Posts tagged brain
Posts tagged brain
Consider a failed murder attempt. Or a simple mistake that causes another to die. Is one of these more acceptable than the other?
Neuroscientists don’t pretend to hold the answers as to how people know what is right and what is wrong. But studies show individual biology may influence the ways people process the actions of others.
It turns out we judge others not only for what they do, but also for what we perceive they are thinking while they do it.
Consider the following scenario: Grace and Sally are touring a chemical factory when Grace decides to grab a cup of coffee. Sally asks Grace to pour her a cup as well. Grace spots a container of white powder next to the coffee maker and, knowing that her friend takes sugar in her coffee, she pours some into Sally’s cup. As it turns out, the powder is poison, and Sally dies after a few sips.
Most of us would understand and maybe forgive Grace for accidentally poisoning — or even killing — her friend. But what would you think of Grace if you were to learn that she had a hunch that the powder was toxic, yet decided to add it to her friend’s cup anyway?
“Often, what determines moral blame is not what the outcome is, but what [we think] is going on in the mind of the person performing the act,” says Rebecca Saxe, a neuroscientist at the Massachusetts Institute of Technology who studies how the brain casts judgment.
Scientists are learning the ways the brain responds when we attempt to determine right from wrong. Ultimately, they hope such information will help show how the brain processes difficult situations.
What was she thinking?
One way scientists study how we make right-or-wrong judgments is to look at brain regions that are most active when people attempt to interpret the thoughts of others.
In some studies, participants read stories about characters that either accidentally or intentionally cause harm to others while scientists use functional magnetic resonance imaging (fMRI) to track how brain activity changes. Such studies show that thinking about another’s thoughts increases the activity of nerve cells in a brain region known as the right temporo-parietal junction located behind the right ear.
As it turns out, some of these cells respond differently when presented with an intentional harm versus an accident. By zeroing in on the distinct patterns of activity in these cells, Saxe’s group discovered that they could accurately predict how forgiving the participants would be.
“People who say accidents are forgivable have really different [activity] patterns” than those less willing to overlook the unintentional harm, Saxe says.
Thinking about harm
Neuroscientists also study how people respond when asked how they themselves would act in morally challenging scenarios.
In one popular moral dilemma scenario, scientists ask participants to imagine the following: A runaway train is barreling down on five people. The only way to save these people is to hit a switch that would redirect the train onto tracks where it will kill only one person. Would you hit the switch?
What if, instead, you had to push a man off of a bridge to stop the train, knowing that doing so will kill him but save the lives of the others?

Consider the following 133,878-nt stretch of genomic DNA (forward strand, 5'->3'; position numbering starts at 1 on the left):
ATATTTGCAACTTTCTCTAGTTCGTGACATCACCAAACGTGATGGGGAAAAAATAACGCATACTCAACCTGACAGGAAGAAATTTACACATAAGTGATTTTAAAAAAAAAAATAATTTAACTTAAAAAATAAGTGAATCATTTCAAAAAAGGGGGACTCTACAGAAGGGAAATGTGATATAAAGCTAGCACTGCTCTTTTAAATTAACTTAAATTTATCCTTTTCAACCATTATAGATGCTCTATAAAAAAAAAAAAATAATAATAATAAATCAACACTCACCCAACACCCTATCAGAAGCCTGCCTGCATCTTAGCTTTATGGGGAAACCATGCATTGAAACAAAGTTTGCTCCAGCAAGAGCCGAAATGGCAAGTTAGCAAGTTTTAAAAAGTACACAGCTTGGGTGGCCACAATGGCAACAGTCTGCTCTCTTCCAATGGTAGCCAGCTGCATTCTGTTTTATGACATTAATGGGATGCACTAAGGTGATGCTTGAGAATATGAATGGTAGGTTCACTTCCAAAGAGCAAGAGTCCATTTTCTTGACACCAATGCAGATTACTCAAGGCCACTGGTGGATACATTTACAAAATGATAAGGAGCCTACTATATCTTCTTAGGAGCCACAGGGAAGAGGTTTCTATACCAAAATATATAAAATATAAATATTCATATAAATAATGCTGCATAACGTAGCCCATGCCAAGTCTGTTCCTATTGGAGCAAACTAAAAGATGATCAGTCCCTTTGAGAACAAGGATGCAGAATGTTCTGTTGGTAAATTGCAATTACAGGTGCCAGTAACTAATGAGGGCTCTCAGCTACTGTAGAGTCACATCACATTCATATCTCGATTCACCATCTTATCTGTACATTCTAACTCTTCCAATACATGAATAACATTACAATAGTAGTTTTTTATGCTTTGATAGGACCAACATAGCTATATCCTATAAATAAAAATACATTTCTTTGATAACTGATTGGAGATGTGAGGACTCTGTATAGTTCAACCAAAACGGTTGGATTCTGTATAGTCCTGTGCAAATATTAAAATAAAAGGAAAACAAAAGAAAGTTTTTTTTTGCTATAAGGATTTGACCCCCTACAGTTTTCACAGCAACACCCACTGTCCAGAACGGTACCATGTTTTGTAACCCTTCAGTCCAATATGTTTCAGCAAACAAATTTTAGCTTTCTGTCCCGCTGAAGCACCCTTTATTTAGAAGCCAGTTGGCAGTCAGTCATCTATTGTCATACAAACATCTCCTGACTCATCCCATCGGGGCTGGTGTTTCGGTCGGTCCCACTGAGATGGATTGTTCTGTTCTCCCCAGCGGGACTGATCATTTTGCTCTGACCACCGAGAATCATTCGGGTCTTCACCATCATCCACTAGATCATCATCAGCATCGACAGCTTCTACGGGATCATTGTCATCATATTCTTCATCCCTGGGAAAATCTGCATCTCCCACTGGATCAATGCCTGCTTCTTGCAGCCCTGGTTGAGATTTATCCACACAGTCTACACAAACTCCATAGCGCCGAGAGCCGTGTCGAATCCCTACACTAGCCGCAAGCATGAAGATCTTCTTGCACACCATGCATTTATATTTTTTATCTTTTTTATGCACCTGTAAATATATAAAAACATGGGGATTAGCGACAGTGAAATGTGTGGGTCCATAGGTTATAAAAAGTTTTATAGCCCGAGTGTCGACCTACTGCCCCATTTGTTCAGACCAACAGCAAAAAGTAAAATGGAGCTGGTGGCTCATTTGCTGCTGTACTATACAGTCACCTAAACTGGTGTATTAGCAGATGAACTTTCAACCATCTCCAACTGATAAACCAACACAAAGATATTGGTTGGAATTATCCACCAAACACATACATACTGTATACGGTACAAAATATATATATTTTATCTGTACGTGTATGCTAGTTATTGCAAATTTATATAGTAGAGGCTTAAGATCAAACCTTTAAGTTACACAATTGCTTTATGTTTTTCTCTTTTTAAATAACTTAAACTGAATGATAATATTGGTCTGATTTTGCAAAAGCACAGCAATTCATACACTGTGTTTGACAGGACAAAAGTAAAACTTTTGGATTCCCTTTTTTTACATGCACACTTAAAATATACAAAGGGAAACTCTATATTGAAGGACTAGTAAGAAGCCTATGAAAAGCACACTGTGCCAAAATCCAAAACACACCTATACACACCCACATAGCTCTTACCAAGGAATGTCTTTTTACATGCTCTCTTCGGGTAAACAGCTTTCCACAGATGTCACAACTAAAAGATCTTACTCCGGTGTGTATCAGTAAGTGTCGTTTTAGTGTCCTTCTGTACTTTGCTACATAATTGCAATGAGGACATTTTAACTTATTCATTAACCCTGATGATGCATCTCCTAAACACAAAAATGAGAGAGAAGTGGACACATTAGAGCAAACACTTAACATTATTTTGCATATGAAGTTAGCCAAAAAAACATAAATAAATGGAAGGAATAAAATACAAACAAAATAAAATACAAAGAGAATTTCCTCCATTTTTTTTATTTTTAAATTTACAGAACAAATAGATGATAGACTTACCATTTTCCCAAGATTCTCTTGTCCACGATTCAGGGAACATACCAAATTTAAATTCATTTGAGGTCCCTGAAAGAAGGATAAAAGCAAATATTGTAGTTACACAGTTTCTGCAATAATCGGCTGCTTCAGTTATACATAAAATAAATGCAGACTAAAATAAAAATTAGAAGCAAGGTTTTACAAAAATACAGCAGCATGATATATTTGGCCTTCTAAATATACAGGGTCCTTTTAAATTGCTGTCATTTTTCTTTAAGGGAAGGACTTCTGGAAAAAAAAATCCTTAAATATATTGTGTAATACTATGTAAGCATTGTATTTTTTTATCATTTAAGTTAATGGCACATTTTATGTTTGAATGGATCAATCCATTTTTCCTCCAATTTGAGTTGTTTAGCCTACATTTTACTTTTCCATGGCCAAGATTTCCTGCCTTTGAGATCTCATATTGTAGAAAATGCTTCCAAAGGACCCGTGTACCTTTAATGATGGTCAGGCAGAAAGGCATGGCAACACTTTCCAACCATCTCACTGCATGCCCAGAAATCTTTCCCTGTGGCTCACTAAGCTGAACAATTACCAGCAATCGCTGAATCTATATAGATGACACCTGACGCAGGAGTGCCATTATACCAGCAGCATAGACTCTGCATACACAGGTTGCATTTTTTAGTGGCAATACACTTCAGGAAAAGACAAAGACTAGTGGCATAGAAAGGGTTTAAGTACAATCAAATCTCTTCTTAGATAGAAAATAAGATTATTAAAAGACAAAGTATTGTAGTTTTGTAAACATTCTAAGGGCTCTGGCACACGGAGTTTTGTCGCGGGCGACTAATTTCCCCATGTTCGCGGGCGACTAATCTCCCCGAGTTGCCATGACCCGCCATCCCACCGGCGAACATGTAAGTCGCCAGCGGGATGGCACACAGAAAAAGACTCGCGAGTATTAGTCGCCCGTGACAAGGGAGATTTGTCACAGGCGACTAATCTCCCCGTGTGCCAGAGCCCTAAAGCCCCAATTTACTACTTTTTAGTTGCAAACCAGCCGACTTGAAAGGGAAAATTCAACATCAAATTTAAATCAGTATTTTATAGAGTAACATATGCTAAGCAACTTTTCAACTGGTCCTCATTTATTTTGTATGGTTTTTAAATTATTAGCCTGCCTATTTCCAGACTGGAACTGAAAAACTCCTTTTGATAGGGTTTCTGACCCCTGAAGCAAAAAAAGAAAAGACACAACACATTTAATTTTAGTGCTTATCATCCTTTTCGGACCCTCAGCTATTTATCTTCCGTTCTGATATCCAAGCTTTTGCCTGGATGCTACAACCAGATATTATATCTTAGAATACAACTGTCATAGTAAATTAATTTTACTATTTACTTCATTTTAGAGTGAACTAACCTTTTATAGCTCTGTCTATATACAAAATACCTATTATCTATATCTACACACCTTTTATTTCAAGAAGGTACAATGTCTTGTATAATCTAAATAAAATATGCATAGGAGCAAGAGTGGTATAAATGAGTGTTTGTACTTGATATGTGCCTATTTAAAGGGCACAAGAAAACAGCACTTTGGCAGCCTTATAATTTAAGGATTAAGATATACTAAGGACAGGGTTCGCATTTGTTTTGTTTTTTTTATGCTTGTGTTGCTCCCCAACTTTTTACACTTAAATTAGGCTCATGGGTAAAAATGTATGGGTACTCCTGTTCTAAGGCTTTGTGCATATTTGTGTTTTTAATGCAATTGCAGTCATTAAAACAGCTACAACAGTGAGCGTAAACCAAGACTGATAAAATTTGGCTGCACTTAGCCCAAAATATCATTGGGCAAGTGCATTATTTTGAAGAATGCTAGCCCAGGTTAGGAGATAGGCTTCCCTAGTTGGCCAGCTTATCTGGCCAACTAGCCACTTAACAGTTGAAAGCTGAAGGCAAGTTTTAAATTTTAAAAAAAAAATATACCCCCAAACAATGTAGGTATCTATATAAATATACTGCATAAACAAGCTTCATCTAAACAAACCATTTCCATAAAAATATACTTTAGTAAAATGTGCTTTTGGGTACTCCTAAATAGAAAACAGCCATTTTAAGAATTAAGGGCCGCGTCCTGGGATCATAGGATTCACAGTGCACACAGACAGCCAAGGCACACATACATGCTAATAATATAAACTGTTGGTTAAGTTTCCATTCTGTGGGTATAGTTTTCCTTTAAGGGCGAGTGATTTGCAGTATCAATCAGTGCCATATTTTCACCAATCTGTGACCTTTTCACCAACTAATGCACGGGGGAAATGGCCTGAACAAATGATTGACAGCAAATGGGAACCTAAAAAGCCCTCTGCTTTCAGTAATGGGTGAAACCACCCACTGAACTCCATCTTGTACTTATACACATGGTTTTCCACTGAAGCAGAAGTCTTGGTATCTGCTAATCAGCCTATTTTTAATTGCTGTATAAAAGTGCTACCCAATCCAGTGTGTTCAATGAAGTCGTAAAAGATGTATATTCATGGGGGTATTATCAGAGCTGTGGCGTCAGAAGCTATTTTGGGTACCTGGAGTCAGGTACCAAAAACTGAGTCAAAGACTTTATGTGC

Studies ran these scenarios by people with damage to the ventromedial prefrontal cortex — a region believed to be involved in the processing of emotions — and those without damage. Both groups equally support the decision to hit the switch to redirect the train to save more lives.
However, those with damage to the ventromedial prefrontal cortex are much more likely to endorse pushing the man in front of the train, a more direct and personal harm. These studies, led by neuroscientist Antonio Damasio of the University of Southern California, suggest the important role of emotion in the generation of such judgments.
To test how important the ventromedial prefrontal cortex is when we judge the actions of others, Damasio along with neuroscientist Liane Young of Boston asked a small group of people with damage to this region to evaluate variations of the Grace and Sally story.
When told that Grace deliberately puts powder she believes is toxic into Sally’s cup, only to later learn the powder was sugar, healthy adults regularly condemn Grace’s failed attempt to harm her friend. However, people with ventromedial prefrontal cortex damage shrug off Grace’s action. As they see it, as long as Sally survives, Grace’s actions are no big deal.
Damasio says these results, along with others, reveal the role of the ventromedial prefrontal cortex and emotion in evaluating harmful intent.
That’s not fair
There is also evidence that changes in the chemistry of the brain influence how we behave when others treat us unfairly.
To measure how changes in brain chemistry affect people’s reactions to unfairness, University College London neuroscientist Molly Crockett and others gave study participants a drink to drive down levels of the neurotransmitter serotonin in the brain before asking them to play the ultimatum game.
In the ultimatum game, participants are paired with strangers they are told have been given a lump sum of money to share with them. The stranger determines how to divvy up the money, and proposes a split to the participant. The participant decides whether or not to accept the stranger’s offer. If the participant accepts, both players walk away with some money. However, a participant may reject the offer, believing it to be unfair, leaving both players empty-handed. Crockett found that people with lower levels of serotonin were more likely than others to reject offers they deemed to be unfair.